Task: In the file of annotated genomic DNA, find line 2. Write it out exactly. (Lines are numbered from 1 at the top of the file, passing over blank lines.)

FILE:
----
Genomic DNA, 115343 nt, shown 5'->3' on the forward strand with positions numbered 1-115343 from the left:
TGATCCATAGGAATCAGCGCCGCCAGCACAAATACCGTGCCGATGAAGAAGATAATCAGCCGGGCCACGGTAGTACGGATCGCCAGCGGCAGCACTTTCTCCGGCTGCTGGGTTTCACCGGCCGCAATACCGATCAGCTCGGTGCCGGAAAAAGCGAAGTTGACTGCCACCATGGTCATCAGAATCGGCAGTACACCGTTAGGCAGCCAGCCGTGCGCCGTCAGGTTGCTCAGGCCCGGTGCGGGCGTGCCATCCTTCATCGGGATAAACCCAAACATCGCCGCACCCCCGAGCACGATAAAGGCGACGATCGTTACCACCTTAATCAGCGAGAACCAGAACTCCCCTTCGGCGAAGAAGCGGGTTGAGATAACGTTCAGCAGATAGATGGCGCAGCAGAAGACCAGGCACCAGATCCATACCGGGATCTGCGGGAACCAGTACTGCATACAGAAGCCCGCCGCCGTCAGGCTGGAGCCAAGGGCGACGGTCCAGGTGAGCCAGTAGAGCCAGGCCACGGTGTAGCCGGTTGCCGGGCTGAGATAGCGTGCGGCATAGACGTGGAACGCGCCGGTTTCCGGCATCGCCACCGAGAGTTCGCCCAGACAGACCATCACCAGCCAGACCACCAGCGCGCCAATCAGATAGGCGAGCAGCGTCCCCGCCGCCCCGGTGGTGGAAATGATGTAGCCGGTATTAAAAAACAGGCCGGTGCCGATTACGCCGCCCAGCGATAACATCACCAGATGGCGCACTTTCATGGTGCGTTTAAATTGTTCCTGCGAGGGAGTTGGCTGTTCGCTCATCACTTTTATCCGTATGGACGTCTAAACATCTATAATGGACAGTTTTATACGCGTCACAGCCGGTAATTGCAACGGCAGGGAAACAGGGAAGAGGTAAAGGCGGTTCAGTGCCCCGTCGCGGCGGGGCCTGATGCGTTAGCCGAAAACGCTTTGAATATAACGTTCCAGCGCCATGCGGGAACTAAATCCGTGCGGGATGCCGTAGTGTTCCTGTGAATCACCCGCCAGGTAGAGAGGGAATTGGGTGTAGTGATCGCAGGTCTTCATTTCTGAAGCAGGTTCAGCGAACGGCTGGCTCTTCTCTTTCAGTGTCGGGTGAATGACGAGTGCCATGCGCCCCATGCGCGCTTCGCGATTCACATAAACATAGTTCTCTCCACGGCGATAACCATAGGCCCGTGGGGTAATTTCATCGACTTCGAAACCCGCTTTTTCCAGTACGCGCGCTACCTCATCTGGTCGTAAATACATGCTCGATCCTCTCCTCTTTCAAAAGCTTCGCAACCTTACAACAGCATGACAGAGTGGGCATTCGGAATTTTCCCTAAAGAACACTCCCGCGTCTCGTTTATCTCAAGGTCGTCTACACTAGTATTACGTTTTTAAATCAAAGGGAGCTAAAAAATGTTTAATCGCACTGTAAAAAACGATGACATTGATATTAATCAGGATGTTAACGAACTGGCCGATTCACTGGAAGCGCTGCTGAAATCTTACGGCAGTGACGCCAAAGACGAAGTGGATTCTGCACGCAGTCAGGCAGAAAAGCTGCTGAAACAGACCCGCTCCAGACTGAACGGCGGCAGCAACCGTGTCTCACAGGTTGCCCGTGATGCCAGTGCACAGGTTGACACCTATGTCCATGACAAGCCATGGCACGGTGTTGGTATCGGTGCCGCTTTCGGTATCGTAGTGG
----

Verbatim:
TGATCCATAGGAATCAGCGCCGCCAGCACAAATACCGTGCCGATGAAGAAGATAATCAGCCGGGCCACGGTAGTACGGATCGCCAGCGGCAGCACTTTCTCCGGCTGCTGGGTTTCACCGGCCGCAATACCGATCAGCTCGGTGCCGGAAAAAGCGAAGTTGACTGCCACCATGGTCATCAGAATCGGCAGTACACCGTTAGGCAGCCAGCCGTGCGCCGTCAGGTTGCTCAGGCCCGGTGCGGGCGTGCCATCCTTCATCGGGATAAACCCAAACATCGCCGCACCCCCGAGCACGATAAAGGCGACGATCGTTACCACCTTAATCAGCGAGAACCAGAACTCCCCTTCGGCGAAGAAGCGGGTTGAGATAACGTTCAGCAGATAGATGGCGCAGCAGAAGACCAGGCACCAGATCCATACCGGGATCTGCGGGAACCAGTACTGCATACAGAAGCCCGCCGCCGTCAGGCTGGAGCCAAGGGCGACGGTCCAGGTGAGCCAGTAGAGCCAGGCCACGGTGTAGCCGGTTGCCGGGCTGAGATAGCGTGCGGCATAGACGTGGAACGCGCCGGTTTCCGGCATCGCCACCGAGAGTTCGCCCAGACAGACCATCACCAGCCAGACCACCAGCGCGCCAATCAGATAGGCGAGCAGCGTCCCCGCCGCCCCGGTGGTGGAAATGATGTAGCCGGTATTAAAAAACAGGCCGGTGCCGATTACGCCGCCCAGCGATAACATCACCAGATGGCGCACTTTCATGGTGCGTTTAAATTGTTCCTGCGAGGGAGTTGGCTGTTCGCTCATCACTTTTATCCGTATGGACGTCTAAACATCTATAATGGACAGTTTTATACGCGTCACAGCCGGTAATTGCAACGGCAGGGAAACAGGGAAGAGGTAAAGGCGGTTCAGTGCCCCGTCGCGGCGGGGCCTGATGCGTTAGCCGAAAACGCTTTGAATATAACGTTCCAGCGCCATGCGGGAACTAAATCCGTGCGGGATGCCGTAGTGTTCCTGTGAATCACCCGCCAGGTAGAGAGGGAATTGGGTGTAGTGATCGCAGGTCTTCATTTCTGAAGCAGGTTCAGCGAACGGCTGGCTCTTCTCTTTCAGTGTCGGGTGAATGACGAGTGCCATGCGCCCCATGCGCGCTTCGCGATTCACATAAACATAGTTCTCTCCACGGCGATAACCATAGGCCCGTGGGGTAATTTCATCGACTTCGAAACCCGCTTTTTCCAGTACGCGCGCTACCTCATCTGGTCGTAAATACATGCTCGATCCTCTCCTCTTTCAAAAGCTTCGCAACCTTACAACAGCATGACAGAGTGGGCATTCGGAATTTTCCCTAAAGAACACTCCCGCGTCTCGTTTATCTCAAGGTCGTCTACACTAGTATTACGTTTTTAAATCAAAGGGAGCTAAAAAATGTTTAATCGCACTGTAAAAAACGATGACATTGATATTAATCAGGATGTTAACGAACTGGCCGATTCACTGGAAGCGCTGCTGAAATCTTACGGCAGTGACGCCAAAGACGAAGTGGATTCTGCACGCAGTCAGGCAGAAAAGCTGCTGAAACAGACCCGCTCCAGACTGAACGGCGGCAGCAACCGTGTCTCACAGGTTGCCCGTGATGCCAGTGCACAGGTTGACACCTATGTCCATGACAAGCCATGGCACGGTGTTGGTATCGGTGCCGCTTTCGGTATCGTAGTGG